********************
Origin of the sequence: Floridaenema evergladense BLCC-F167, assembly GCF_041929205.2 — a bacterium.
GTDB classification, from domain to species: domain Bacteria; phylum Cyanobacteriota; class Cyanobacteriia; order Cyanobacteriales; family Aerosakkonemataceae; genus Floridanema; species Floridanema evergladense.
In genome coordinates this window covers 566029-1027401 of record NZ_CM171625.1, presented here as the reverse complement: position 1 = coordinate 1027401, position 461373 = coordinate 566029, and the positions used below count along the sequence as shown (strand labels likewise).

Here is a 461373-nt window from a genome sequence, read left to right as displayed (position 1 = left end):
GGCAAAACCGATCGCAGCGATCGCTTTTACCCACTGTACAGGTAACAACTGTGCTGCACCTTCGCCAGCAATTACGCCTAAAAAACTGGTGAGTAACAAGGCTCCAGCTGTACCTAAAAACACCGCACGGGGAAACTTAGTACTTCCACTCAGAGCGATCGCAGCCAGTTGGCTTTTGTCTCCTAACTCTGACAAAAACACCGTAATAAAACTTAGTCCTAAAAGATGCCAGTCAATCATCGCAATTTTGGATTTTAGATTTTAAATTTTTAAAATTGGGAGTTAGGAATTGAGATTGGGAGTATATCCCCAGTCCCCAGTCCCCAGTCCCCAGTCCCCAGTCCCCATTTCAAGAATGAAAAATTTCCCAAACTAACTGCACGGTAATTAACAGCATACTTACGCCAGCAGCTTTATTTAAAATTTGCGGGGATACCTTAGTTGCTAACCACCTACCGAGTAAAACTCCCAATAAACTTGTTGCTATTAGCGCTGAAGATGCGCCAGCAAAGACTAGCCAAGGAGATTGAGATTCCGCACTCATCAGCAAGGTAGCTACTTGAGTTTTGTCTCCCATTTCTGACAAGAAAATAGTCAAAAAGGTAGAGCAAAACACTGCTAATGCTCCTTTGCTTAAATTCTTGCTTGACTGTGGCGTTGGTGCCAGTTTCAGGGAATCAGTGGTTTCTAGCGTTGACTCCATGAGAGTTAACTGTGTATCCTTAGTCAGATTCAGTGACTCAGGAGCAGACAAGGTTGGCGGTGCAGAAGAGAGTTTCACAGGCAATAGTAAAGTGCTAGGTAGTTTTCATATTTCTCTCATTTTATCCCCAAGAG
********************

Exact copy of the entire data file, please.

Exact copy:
Origin of the sequence: Floridaenema evergladense BLCC-F167, assembly GCF_041929205.2 — a bacterium.
GTDB classification, from domain to species: domain Bacteria; phylum Cyanobacteriota; class Cyanobacteriia; order Cyanobacteriales; family Aerosakkonemataceae; genus Floridanema; species Floridanema evergladense.
In genome coordinates this window covers 566029-1027401 of record NZ_CM171625.1, presented here as the reverse complement: position 1 = coordinate 1027401, position 461373 = coordinate 566029, and the positions used below count along the sequence as shown (strand labels likewise).

Here is a 461373-nt window from a genome sequence, read left to right as displayed (position 1 = left end):
GGCAAAACCGATCGCAGCGATCGCTTTTACCCACTGTACAGGTAACAACTGTGCTGCACCTTCGCCAGCAATTACGCCTAAAAAACTGGTGAGTAACAAGGCTCCAGCTGTACCTAAAAACACCGCACGGGGAAACTTAGTACTTCCACTCAGAGCGATCGCAGCCAGTTGGCTTTTGTCTCCTAACTCTGACAAAAACACCGTAATAAAACTTAGTCCTAAAAGATGCCAGTCAATCATCGCAATTTTGGATTTTAGATTTTAAATTTTTAAAATTGGGAGTTAGGAATTGAGATTGGGAGTATATCCCCAGTCCCCAGTCCCCAGTCCCCAGTCCCCAGTCCCCATTTCAAGAATGAAAAATTTCCCAAACTAACTGCACGGTAATTAACAGCATACTTACGCCAGCAGCTTTATTTAAAATTTGCGGGGATACCTTAGTTGCTAACCACCTACCGAGTAAAACTCCCAATAAACTTGTTGCTATTAGCGCTGAAGATGCGCCAGCAAAGACTAGCCAAGGAGATTGAGATTCCGCACTCATCAGCAAGGTAGCTACTTGAGTTTTGTCTCCCATTTCTGACAAGAAAATAGTCAAAAAGGTAGAGCAAAACACTGCTAATGCTCCTTTGCTTAAATTCTTGCTTGACTGTGGCGTTGGTGCCAGTTTCAGGGAATCAGTGGTTTCTAGCGTTGACTCCATGAGAGTTAACTGTGTATCCTTAGTCAGATTCAGTGACTCAGGAGCAGACAAGGTTGGCGGTGCAGAAGAGAGTTTCACAGGCAATAGTAAAGTGCTAGGTAGTTTTCATATTTCTCTCATTTTATCCCCAAGAG